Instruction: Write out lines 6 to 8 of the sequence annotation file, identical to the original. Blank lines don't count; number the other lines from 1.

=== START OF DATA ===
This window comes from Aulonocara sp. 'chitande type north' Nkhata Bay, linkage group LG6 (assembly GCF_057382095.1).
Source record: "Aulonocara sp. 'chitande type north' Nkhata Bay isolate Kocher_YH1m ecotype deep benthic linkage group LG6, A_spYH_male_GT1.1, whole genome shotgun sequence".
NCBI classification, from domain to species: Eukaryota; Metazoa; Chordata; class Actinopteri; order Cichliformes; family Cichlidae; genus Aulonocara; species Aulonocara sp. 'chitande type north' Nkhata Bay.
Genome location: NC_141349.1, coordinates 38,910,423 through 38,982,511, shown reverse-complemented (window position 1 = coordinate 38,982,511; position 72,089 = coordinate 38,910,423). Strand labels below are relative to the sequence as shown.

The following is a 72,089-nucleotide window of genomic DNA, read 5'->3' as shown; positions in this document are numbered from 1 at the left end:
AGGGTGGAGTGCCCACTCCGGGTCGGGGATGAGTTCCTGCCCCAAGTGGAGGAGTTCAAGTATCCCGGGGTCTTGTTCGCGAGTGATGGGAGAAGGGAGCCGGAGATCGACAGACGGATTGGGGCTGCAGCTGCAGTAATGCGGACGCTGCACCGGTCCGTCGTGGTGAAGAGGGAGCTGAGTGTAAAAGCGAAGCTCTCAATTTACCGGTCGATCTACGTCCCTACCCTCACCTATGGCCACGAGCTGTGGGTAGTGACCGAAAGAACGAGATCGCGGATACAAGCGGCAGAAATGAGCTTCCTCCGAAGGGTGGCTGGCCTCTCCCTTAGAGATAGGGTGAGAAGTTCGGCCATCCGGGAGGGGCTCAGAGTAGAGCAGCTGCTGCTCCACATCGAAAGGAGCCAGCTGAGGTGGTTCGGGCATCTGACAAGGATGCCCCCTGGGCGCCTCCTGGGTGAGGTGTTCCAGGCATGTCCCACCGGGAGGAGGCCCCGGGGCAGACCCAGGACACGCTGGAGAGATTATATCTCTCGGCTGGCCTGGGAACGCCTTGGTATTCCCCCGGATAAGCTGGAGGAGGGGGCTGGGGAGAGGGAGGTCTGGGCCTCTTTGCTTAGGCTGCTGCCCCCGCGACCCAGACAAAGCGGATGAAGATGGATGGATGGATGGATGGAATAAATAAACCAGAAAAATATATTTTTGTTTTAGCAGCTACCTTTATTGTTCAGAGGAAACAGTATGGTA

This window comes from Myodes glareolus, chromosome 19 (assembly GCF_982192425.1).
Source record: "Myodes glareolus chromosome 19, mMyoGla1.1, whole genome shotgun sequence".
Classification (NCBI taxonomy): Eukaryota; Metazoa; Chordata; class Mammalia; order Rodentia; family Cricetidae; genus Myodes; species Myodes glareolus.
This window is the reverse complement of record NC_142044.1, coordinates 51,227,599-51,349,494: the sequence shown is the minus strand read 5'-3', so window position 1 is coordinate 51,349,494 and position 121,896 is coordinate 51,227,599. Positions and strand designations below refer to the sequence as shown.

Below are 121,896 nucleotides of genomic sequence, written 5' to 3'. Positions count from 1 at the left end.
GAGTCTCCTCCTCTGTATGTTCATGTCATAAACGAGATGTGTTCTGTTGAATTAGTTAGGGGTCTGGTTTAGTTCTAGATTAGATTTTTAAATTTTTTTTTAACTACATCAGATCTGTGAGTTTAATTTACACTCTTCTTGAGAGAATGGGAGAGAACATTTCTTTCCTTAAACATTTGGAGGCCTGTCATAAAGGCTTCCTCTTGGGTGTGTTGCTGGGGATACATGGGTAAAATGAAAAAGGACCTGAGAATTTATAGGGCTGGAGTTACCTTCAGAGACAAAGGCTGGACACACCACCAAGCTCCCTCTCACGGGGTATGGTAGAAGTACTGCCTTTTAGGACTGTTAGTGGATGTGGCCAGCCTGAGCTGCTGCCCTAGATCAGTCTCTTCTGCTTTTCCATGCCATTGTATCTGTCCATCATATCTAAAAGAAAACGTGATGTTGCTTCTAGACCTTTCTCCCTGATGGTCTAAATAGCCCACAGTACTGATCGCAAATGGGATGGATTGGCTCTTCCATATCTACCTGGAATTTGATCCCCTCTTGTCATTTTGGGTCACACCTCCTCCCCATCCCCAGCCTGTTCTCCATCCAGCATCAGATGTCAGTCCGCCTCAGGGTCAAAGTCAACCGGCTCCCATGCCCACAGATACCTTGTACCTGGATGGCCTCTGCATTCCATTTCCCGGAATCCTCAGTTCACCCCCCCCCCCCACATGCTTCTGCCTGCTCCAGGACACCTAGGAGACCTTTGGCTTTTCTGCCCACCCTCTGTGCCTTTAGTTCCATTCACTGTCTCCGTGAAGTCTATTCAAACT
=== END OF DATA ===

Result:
AGGGTGGAGTGCCCACTCCGGGTCGGGGATGAGTTCCTGCCCCAAGTGGAGGAGTTCAAGTATCCCGGGGTCTTGTTCGCGAGTGATGGGAGAAGGGAGCCGGAGATCGACAGACGGATTGGGGCTGCAGCTGCAGTAATGCGGACGCTGCACCGGTCCGTCGTGGTGAAGAGGGAGCTGAGTGTAAAAGCGAAGCTCTCAATTTACCGGTCGATCTACGTCCCTACCCTCACCTATGGCCACGAGCTGTGGGTAGTGACCGAAAGAACGAGATCGCGGATACAAGCGGCAGAAATGAGCTTCCTCCGAAGGGTGGCTGGCCTCTCCCTTAGAGATAGGGTGAGAAGTTCGGCCATCCGGGAGGGGCTCAGAGTAGAGCAGCTGCTGCTCCACATCGAAAGGAGCCAGCTGAGGTGGTTCGGGCATCTGACAAGGATGCCCCCTGGGCGCCTCCTGGGTGAGGTGTTCCAGGCATGTCCCACCGGGAGGAGGCCCCGGGGCAGACCCAGGACACGCTGGAGAGATTATATCTCTCGGCTGGCCTGGGAACGCCTTGGTATTCCCCCGGATAAGCTGGAGGAGGGGGCTGGGGAGAGGGAGGTCTGGGCCTCTTTGCTTAGGCTGCTGCCCCCGCGACCCAGACAAAGCGGATGAAGATGGATGGATGGATGGATGGAATAAATAAACCAGAAAAATATATTTTTGTTTTAGCAGCTACCTTTATTGTTCAGAGGAAACAGTATGGTA

This window comes from Myodes glareolus, chromosome 19 (assembly GCF_982192425.1).
Source record: "Myodes glareolus chromosome 19, mMyoGla1.1, whole genome shotgun sequence".